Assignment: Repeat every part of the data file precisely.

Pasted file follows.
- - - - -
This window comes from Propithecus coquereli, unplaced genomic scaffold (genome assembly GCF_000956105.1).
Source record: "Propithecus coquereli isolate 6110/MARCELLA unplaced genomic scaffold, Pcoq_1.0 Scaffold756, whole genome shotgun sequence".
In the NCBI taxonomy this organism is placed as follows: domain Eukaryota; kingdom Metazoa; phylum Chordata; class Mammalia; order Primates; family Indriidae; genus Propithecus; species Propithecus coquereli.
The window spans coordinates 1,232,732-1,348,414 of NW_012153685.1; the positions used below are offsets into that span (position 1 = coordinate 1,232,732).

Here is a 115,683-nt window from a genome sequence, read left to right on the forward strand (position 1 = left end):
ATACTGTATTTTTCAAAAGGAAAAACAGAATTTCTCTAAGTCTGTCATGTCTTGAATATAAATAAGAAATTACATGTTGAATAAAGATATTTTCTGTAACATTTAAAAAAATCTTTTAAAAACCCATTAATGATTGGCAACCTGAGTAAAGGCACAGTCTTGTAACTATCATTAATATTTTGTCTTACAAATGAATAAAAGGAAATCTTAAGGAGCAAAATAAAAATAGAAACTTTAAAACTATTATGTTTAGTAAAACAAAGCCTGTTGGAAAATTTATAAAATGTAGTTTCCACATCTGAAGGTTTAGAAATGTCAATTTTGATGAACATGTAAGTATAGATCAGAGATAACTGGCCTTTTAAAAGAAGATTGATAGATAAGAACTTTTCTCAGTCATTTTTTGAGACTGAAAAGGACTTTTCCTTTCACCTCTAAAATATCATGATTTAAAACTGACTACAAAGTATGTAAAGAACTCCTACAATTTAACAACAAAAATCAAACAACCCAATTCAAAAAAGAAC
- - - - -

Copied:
This window comes from Propithecus coquereli, unplaced genomic scaffold (genome assembly GCF_000956105.1).
Source record: "Propithecus coquereli isolate 6110/MARCELLA unplaced genomic scaffold, Pcoq_1.0 Scaffold756, whole genome shotgun sequence".
In the NCBI taxonomy this organism is placed as follows: domain Eukaryota; kingdom Metazoa; phylum Chordata; class Mammalia; order Primates; family Indriidae; genus Propithecus; species Propithecus coquereli.
The window spans coordinates 1,232,732-1,348,414 of NW_012153685.1; the positions used below are offsets into that span (position 1 = coordinate 1,232,732).

Here is a 115,683-nt window from a genome sequence, read left to right on the forward strand (position 1 = left end):
ATACTGTATTTTTCAAAAGGAAAAACAGAATTTCTCTAAGTCTGTCATGTCTTGAATATAAATAAGAAATTACATGTTGAATAAAGATATTTTCTGTAACATTTAAAAAAATCTTTTAAAAACCCATTAATGATTGGCAACCTGAGTAAAGGCACAGTCTTGTAACTATCATTAATATTTTGTCTTACAAATGAATAAAAGGAAATCTTAAGGAGCAAAATAAAAATAGAAACTTTAAAACTATTATGTTTAGTAAAACAAAGCCTGTTGGAAAATTTATAAAATGTAGTTTCCACATCTGAAGGTTTAGAAATGTCAATTTTGATGAACATGTAAGTATAGATCAGAGATAACTGGCCTTTTAAAAGAAGATTGATAGATAAGAACTTTTCTCAGTCATTTTTTGAGACTGAAAAGGACTTTTCCTTTCACCTCTAAAATATCATGATTTAAAACTGACTACAAAGTATGTAAAGAACTCCTACAATTTAACAACAAAAATCAAACAACCCAATTCAAAAAAGAAC